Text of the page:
Although there are several enchanting palaces to explore in Vienna, we recommend visits to the two main palaces of the Habsburgs, which, we believe, should be seen by all visitors to the Imperial City. The Habsburgs were the emperors of the Holy Roman Empire and later the Monarchs of Austria and Hungary. In keeping with their elevated status, the Habsburgs constructed palaces that reflected their wealth and power.
Come along as we explore the Hofburg (the Winter Palace), the Schönbrunn (the Summer Palace) and the many delights that can be found on a visit to these ostentatious monuments to the stature of the Habsburgs.
The Hofburg was the primary palace of the Habsburgs during their over six-hundred years of monarchy, which ended in 1918, when it was one of the many casualties of World War I. The court at the Hofburg was long regarded as one of the most important and powerful centers of European politics and international intrigue. Through the judicious use of marriage and the determined use of might, the Habsburgs eventually extended their empire across most of Europe.
The Hofburg complex of buildings, a small city really, was constructed over a span of centuries. It appears that successive rulers added a wing, facade, or an addition to the complex, which eventually was comprised of over 2600 rooms, many of which were used by one emperor, but not by the next.
The buildings were impressive as palaces, but were, also designed to serve as fortifications ringed by complex gates and thick walls that served as defensive bastions. Invasions by the Ottoman Turks, (twice), Napoleon and others taught the Habsburgs the value of building fortresses that masqueraded as palaces.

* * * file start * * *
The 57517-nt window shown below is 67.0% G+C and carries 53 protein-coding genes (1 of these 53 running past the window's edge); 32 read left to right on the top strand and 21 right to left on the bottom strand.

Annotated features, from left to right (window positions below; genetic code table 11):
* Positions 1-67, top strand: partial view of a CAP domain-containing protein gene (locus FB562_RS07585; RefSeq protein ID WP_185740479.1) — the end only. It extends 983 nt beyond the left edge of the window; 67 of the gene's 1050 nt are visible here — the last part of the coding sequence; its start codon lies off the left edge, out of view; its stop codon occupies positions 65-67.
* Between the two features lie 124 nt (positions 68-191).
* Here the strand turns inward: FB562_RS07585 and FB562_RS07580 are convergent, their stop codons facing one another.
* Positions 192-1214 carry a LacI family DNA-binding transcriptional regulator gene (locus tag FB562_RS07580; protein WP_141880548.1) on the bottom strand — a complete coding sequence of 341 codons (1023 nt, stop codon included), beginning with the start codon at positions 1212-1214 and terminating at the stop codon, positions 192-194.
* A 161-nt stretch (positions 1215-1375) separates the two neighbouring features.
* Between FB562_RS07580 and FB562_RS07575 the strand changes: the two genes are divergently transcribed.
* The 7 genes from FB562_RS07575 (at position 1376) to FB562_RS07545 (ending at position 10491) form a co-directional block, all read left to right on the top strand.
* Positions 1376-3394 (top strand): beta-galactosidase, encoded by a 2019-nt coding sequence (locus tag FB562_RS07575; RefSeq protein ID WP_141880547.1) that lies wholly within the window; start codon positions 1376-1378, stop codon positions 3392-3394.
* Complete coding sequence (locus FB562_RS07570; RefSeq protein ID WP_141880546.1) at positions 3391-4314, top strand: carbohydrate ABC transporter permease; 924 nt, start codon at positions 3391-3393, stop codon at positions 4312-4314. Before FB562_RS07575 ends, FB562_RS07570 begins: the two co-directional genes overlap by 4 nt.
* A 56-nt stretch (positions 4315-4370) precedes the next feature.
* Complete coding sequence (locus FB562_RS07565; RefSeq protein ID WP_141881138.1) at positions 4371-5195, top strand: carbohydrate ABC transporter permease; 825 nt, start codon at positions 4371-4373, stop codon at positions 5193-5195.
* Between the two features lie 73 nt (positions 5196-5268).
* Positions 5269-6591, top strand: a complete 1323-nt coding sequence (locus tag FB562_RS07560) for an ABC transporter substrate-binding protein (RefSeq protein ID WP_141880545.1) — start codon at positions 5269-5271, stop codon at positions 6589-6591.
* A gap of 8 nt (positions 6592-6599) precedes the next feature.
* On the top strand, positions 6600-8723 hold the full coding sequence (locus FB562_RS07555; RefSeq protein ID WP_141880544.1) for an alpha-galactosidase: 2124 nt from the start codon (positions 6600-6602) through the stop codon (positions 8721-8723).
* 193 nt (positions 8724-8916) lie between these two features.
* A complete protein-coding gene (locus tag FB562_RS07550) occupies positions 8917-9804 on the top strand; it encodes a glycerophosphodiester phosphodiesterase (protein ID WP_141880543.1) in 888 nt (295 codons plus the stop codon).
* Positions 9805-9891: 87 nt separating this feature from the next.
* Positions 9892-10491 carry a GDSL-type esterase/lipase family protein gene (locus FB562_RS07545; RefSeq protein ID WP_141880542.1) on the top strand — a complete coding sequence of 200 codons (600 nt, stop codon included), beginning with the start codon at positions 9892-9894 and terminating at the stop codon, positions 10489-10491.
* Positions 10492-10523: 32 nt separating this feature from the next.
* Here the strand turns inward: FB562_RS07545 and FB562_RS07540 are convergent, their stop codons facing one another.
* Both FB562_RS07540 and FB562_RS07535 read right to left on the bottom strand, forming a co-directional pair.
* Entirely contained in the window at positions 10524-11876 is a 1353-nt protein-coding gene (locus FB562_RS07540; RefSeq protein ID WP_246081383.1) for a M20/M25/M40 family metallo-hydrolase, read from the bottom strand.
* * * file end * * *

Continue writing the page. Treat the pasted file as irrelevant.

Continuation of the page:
While some of the buildings in the Hofburg now serve as the center of government for the Democratic Republic of Austria, most of the complex has been converted into museums celebrating the Habsburgs, their treasures and their collections of “curiosities” gathered over the centuries.
It is within the Habsburg that you will find the Kaiser Apartments, the Sisi Museum and the Imperial Silver Collection. Of course, it also includes the Habsburg Treasury, the Spanish Riding School (think Lipizzan/Lipizzaner horses), the Albertina Art Museum and the Neue Hofburg along with the Heldenplatz, which hosts the reading room of the Austrian National Library. In addition, the complex features a number of interesting museums too numerous to mention, but we note that the museums on Ephesus, Papyrus, Arms and Armor are exceptionally interesting.
The National Bibliothek (Library) with its Grand Room designed by Fisher von Erlach is stunning and not to be missed. Other visitors may be attracted to the Burgkapelle (Chapel of the Imperial Palace) where the Vienna Boys Choir performs at mass every Sunday in season. If you are interested in attending a mass performed by the Vienna’s Boys Choir, you will need to make reservations months in advance, as this is a popular venue.
In addition, the excellent Museum of Fine Arts and Museum of Natural History, located in the Marie-Theresien-Platz, are also part of the Hofburg and sit near the Museum Quarter, where you will find several additional museums.
All of the beauty is not indoors, as you can also visit two nicely designed gardens on either side of the Habsburg. The Volksgarten (the People’s Garden) is a great place for a stroll, especially to view the exquisite Temple of Theseus. The Burggarten (the once private garden of the Habsburgs) is park-like and noted for its statue of Mozart fronted by red plantings in the shape of a G-cleft.
With the development of the Schönbrunn Palace under Empress Maria Theresa in the early 18th century, the Hofburg became the Habsburg’s Winter Palace and the Schönbrunn served as the Summer Palace.